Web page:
Parents communicate values and morals best by example, so be aware of how you speak and act concerning sexual and gender issues in front of your teens, who are watching, whether they acknowledge it or not. They respond best to suggestions rather than directives, highlighting the importance of the parent’s role as guide during these crucial years.

The imperatives around knowing more about adolescent sexuality extend to the culture at large. Parents should find out what sexual education their children and teens are learning in school, and what they are not learning. Many teachers will welcome parental input. There are other sources of sexual education besides school. Many youth organizations for girls and boys offer programs. Health care providers such as pediatricians, specialists in adolescent medicine, child and adolescent psychiatrists, psychologists, or social workers are familiar with programs and are available for individual consultation also.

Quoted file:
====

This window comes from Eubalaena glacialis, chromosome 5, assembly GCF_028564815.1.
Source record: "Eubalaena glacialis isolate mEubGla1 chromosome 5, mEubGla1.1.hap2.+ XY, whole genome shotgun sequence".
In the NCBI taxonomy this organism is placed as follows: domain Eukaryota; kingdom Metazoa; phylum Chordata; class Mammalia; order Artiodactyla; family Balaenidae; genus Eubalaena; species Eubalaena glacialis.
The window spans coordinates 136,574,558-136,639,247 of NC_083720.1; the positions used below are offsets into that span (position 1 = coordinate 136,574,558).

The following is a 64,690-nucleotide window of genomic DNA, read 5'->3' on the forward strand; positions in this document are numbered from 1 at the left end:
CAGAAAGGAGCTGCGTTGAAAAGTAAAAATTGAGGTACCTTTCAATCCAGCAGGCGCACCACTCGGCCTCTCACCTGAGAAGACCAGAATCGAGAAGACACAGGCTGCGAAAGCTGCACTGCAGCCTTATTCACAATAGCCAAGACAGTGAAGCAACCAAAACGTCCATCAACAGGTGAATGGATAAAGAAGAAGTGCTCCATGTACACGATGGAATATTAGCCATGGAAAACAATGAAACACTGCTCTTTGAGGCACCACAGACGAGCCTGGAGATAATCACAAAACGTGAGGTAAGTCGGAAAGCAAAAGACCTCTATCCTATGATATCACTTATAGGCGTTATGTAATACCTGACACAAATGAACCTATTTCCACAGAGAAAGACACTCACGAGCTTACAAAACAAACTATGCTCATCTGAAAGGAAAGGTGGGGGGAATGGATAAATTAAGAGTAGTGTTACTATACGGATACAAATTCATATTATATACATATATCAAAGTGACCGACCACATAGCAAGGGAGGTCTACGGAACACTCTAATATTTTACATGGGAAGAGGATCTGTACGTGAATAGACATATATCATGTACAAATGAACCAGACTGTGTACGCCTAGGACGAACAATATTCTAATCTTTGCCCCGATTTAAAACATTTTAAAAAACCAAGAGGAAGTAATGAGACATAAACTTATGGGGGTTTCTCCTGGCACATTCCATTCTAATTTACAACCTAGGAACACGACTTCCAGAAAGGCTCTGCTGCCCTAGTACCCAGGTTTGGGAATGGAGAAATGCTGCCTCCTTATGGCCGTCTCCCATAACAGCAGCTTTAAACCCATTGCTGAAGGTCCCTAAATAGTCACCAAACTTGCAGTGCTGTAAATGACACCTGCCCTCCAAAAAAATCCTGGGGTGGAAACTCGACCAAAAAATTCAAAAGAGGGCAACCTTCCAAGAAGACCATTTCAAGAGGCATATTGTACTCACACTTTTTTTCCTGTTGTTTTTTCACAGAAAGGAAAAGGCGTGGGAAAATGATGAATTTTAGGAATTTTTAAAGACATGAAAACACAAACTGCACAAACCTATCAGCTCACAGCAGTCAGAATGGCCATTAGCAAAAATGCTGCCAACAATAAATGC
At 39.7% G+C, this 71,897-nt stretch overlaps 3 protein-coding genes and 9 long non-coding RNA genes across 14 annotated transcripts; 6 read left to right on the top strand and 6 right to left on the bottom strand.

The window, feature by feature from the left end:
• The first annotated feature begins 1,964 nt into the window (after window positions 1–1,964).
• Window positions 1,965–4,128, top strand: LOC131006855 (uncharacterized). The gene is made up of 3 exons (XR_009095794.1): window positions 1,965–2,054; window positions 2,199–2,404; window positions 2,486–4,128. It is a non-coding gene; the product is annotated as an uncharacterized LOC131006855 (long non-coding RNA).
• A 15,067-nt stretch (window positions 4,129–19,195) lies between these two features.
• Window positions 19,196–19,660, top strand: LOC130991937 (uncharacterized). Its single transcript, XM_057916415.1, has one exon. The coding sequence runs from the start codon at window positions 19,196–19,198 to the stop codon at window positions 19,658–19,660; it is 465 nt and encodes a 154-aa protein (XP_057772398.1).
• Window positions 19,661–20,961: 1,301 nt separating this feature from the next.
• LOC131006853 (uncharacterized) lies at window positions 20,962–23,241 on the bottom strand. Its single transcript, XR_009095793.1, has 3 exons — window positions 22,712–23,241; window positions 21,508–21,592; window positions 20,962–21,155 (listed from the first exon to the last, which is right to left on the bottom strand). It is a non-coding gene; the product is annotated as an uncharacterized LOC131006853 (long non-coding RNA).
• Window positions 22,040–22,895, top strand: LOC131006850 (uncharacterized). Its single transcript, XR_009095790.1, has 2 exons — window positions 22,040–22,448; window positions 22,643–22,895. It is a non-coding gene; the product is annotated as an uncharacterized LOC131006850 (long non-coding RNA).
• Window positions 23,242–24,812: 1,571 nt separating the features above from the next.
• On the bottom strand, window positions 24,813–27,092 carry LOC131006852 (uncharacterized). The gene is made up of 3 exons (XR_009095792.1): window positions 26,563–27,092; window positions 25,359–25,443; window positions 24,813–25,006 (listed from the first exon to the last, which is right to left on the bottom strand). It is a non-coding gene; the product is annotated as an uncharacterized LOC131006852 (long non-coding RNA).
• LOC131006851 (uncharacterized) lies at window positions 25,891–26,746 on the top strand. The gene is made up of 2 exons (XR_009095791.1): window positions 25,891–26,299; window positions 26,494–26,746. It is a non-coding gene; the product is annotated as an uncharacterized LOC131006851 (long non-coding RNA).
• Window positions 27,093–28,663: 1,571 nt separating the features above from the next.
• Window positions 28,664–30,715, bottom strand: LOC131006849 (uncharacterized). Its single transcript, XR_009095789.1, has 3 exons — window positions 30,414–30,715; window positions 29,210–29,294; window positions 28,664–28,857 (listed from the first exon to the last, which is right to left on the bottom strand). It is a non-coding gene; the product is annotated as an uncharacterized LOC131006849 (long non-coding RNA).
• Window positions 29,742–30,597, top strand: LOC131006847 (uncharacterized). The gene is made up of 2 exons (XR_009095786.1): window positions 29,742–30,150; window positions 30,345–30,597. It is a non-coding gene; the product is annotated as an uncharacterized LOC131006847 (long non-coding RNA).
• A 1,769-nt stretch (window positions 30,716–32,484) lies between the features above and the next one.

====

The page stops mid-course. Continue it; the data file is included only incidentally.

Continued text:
Helping society understand this taboo and complex subject may seem overwhelming. Educating yourself and your child is an important place to start, but it is largely uncharted territory. Conversations about these important subjects are unusual enough among adults, so it is not surprising that they are even more rare between adults and teens. Adults have to start these conversations.

If you listen openly to your teens’ own stories to learn about their hopes for and struggles with sex, and offer them guidance without being authoritarian, you will have gone a long way toward helping them develop their own healthy outlook on their sexual lives, and fostering the risk-assessment skills they’ll need along the way.